Xapian's creators go into little discussion of its index maintenance techniques. The inverted index is, aparently, implemented as a B-tree, with different posting lists broken into chunks, each chunk being indexed by its term and the the doc id of the first document of the chunk. How this impacts on performance, either in indexing or querying, I haven't been able to ascertain; nor does the approach seem to exist in the academic literature. Perhaps I have misunderstood their approach. A journey into the source code may be required to shed some more light on the issue.
The index itself, implemented as a backend known as Quartz, is described at * http://www.xapian.org/docs/quartzdesign.html. A brief summary follows.
Quartz encodes all the index information as a series of tables: one for posting lists, user-defined data associated with each document etc. These tables consist of a set of key-tag pairs. Items may be accessed randomly by specifying a key and reading the item pointed to, or in sorted order by creating a cursor pointing to a particular item.
Tables are implemented as B-trees with The Btree class defining the standard interface to a table. Changes are made to the Btree by calling add() and del(), but they will not be seen by readers until commit() is called. Alternatively, calling cancel() will abandon changes. This allows atomic transactions to be implemented.
There are five tables comprising a quartz database. Record which the data associated with each document. Value, which stores a set of values for each document (statistics?). Termlist, the list of terms appearing in each document. Positionlist which for each valid document and term pair, stores the locations of the term within the document. Postlist, the posting lists for each term. Document ids are compressed using a byte-wise huffman encoding. Term names are compressed by storing differences between consecutive terms. A newer version uses interpolative coding to store the term positional information, (perhaps from Alistair Moffat, Binary Interpolative Coding for Effective Index Compression?).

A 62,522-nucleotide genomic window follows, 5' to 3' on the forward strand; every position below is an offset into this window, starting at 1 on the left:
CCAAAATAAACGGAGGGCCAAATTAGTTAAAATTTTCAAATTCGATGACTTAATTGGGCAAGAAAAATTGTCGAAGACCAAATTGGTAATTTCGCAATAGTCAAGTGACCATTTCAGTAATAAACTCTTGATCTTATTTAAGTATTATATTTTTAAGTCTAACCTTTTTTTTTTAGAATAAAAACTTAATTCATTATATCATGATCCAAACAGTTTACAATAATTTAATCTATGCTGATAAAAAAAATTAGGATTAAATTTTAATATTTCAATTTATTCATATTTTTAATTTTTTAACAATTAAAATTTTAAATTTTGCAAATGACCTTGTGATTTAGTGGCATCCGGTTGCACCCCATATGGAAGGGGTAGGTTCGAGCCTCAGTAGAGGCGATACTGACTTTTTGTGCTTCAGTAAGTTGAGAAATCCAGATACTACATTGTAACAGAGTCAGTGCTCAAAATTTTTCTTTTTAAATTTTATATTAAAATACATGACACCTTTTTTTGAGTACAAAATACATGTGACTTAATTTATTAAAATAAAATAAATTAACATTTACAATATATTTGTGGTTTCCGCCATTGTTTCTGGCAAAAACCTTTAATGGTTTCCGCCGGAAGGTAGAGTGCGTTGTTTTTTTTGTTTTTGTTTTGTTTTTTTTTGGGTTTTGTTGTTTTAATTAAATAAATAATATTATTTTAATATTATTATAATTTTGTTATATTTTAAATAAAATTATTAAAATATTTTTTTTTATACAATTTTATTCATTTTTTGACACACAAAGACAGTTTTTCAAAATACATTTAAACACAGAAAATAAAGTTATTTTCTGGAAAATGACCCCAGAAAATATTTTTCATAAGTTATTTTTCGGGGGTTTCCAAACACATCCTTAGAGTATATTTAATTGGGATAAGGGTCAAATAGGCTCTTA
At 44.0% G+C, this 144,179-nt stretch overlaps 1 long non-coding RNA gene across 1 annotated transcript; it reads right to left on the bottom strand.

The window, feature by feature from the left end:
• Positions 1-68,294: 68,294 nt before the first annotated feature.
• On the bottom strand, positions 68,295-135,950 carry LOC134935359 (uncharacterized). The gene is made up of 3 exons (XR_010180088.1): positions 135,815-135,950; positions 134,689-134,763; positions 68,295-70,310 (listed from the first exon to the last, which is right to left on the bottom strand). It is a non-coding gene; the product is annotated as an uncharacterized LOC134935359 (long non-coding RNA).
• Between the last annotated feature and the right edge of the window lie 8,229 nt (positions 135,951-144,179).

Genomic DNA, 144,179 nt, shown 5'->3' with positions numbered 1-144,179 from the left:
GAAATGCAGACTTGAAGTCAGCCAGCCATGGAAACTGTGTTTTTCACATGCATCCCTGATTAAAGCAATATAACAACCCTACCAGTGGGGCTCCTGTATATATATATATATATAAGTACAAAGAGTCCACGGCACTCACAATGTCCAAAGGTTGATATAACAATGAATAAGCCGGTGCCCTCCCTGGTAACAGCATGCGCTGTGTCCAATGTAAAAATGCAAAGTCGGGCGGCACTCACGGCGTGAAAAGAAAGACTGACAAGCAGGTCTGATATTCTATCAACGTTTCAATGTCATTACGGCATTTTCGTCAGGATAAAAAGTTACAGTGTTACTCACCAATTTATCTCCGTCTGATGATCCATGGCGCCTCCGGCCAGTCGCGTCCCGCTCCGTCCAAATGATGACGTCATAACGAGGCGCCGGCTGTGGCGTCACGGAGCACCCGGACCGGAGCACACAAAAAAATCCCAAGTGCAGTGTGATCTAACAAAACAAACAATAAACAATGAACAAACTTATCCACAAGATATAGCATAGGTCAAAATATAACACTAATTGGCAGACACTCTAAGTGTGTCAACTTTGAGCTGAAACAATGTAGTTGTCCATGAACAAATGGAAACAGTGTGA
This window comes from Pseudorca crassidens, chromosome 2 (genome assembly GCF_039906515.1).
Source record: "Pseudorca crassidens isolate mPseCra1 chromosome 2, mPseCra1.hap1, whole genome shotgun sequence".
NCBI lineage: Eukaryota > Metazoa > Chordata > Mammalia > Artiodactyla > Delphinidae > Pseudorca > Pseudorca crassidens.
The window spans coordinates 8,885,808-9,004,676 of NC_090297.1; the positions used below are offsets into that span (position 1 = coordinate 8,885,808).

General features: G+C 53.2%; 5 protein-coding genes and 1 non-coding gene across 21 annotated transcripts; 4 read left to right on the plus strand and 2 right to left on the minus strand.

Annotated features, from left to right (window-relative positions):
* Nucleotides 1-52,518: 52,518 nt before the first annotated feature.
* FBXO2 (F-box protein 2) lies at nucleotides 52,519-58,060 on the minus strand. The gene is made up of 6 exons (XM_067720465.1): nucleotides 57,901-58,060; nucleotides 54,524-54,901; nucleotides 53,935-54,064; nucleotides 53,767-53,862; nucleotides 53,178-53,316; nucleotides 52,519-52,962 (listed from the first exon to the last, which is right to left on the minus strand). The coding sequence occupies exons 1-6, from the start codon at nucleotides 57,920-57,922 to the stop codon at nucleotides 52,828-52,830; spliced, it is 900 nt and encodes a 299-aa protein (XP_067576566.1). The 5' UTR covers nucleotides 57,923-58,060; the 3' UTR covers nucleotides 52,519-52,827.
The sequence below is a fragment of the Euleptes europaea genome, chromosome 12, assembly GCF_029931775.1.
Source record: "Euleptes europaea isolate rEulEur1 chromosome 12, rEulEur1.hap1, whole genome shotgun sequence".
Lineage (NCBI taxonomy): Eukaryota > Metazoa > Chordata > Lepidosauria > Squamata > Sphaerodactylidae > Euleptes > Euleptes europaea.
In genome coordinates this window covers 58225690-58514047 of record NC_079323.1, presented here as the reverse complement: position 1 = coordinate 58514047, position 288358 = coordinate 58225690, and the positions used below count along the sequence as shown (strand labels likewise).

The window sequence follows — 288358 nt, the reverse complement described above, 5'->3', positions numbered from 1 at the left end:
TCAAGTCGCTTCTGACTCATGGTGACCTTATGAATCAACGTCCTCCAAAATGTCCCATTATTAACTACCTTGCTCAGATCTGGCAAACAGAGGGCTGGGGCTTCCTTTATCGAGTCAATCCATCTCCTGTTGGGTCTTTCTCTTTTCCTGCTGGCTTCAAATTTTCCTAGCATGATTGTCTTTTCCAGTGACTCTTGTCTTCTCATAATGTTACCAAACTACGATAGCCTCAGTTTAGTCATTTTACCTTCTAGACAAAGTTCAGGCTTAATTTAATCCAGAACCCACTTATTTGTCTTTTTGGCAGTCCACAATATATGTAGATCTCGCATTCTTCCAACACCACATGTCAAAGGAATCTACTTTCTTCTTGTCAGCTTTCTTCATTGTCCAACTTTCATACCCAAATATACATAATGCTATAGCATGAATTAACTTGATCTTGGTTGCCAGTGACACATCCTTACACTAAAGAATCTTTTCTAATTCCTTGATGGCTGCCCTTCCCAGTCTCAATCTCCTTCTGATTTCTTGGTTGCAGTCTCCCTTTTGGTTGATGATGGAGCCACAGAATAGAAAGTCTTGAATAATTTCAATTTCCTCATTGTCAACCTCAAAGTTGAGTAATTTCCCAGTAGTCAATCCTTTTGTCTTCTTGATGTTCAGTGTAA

Posting Lists and B-trees
Posting lists can grow to be very large. An entire posting list should not, therefore, be read into memory at once. posting lists are broken down into chunks, each the right size to be stored in a single B-tree block (a disk page, assumedly), and hence can be accessed with minimal disk latency.
The first chunk of the posting list has as its key the term whose posting list it is. Subsequents chunks are keyed by the first document id they contain as well, so sequential and random access of the posting list is possible.
The xapian b-tree implementation differs from the standard only in its revision scheme, which allows modifications to be applied atomically whilst other processes are reading the database. This scheme involves copying each block in the tree which is involved in a modification, rather than modifying it in place, so that a complete new tree structure is built up whilst the old structure is unmodified (although this new structure will typically share a large number of blocks with the old structure). The modifications can then be atomically applied by writing the new root block and making it active.